2. Have the bees build foundation that is bee size.  From our research, commercial wax foundation is 5.4 millimeters but bees normally build out at 4.5 millimeters.  This creates bigger bees that can't fly as far and some theorize allows external pests to enter the bees internally.
  3. Allow for a systematic way of cycling wax and honey that is friendly to the bees. We want to cycle out our wax over a three (3) year period.  Old brood comb becomes black and is more susceptible to disease and pests.
So, we decided to try this type of hive.  Below is picture from a friend's backyard of 2 Warre` hives.

Thank you Malcolm Campbell for the nice picture and woodworking.

Here are some specs for you to ponder:
  • Each box is about 12" by 12"
  • 8 top bars per box (really light)
  • We have a viewing window in the back of each box to watch the bees build down on the top bars.
  • Bottom box has a screen bottom with a solid slide-in option.
  • Top box is a quilt box filled with saw dust.
  • When adding boxes, they are nadired instead of supered.
Nadiring versus Supering

  Supering - When beekeepers place a hive body with frames on top of the beehive, this is called supering.  Supering is derived from the word superior (thanks Michael Bush) which refers to something or someone higher in rank or above you.  Hence, when we place a box above, we are supering the hive. 

Nadiring - When we nadir boxes in a beehive, we place them below.  Think of it this way.  If something is at its zenith, it is at its top/peak.  If something is at its nadir, it is at its bottom.

How nadiring affects the operation of the beehive

In Langstroth world, we are taught that bees always move up but in Warre` world we say they go down.  Which is correct?  As usual, we need to ask the bees.  In observing them I believe both are correct.  How so?

If we look at natural honeycomb it is teardrop in shape and is built from top to bottom.

Honeycomb built on the bottom of a warre`top bar

 Honeybees seem to go to the top, (go up), but build down.  In Langstroth world we add supers believing that bees will place honey in top boxes and place brood in the bottom boxes.  In Warre` world, boxes are nadired with boxes placed on the bottom as the bees build out each box.

Harvesting Langstroth & Warre` beehives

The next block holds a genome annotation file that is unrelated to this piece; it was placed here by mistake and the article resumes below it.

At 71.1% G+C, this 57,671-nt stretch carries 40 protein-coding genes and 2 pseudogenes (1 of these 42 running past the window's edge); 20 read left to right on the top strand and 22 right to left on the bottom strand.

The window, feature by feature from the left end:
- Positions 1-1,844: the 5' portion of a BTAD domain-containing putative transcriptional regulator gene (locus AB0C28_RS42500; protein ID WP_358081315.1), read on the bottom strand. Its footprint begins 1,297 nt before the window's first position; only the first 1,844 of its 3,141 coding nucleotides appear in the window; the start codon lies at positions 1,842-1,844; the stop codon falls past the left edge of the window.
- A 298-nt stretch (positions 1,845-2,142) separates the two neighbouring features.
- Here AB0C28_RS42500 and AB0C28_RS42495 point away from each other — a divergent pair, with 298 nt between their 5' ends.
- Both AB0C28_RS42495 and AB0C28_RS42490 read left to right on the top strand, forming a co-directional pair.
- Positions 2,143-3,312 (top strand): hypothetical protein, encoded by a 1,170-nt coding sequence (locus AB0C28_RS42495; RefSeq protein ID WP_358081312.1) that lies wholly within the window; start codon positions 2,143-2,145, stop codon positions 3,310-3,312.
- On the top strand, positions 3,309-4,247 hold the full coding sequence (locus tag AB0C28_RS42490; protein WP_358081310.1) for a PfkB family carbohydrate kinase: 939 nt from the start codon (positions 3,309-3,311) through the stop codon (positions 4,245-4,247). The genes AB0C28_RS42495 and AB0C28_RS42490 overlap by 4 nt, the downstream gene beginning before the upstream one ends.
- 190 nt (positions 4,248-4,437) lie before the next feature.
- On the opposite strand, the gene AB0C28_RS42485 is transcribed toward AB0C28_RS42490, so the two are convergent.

Langstroth harvesting - The supered boxes fulled of capped honey are removed from the top of the hive.  Honey is normally removed via extraction which requires a machine to spin the frames and remove the honey via centrifugal force and gravity. The brood boxes are not touched during this operation.  So the bees live in old comb until it is replaced.

Warre` harvesting - The top box is removed and the comb is crushed and the honey strained.  Only gravity it used.  Since the hive is nadired, the comb at the top will be darker than a Langstroth hive but the brood comb will always be fresh.  Hence a natural recycling of wax in the hive just like when bees swarm and establish a new colony.

Today we visited our Warre` hive and are happy to report that are bees are building out the top bars just like Abbe` Warre` said they would.  Below are some pictures of what our current hive looks like.


Above is a view of comb being built out from viewing window in the back of the Warre` hive.

Current Warre` hive with 2 boxes and interface Langstroth nuc.
Thanks Dietlinde Zipkin for taking these great pictures

Looking down into the Warre` hive with one frame removed. See the fresh comb being built out by the bees on frame 2.
This photo is looking up at the BOTTOM of a warre` box.  Note the comb hanging down.  We believe the bees had built out 6 of the 8 bars so we nadired the hive to give them more space.  Our hope is that by the end of this season we will be able to remove the Langstroth nuc and have the hive be totally warre`

We would like to thank our friends at Center for Honeybee Research.  We purchased our nuc of bees from them this year and their quality was just fabulous.  Our bees are really building out VERY nicely.  You can see the marked queen above.  The colony seems vibrant with lots of bee activity.  Of course we are also fortunate to have a great bee yard with lots of great bee food.  If you are interested in obtaining nucs of bees, please reach out to Carl Chesick or Stuart Van Meter located in Hendersonville, NC.  When we picked up our bees, we spent the night at the Pisgah Inn and arrived the next morning to pick up our screened bees.

Here are some great Warre` links if you want to investigate more on your own:

Bee Boy out.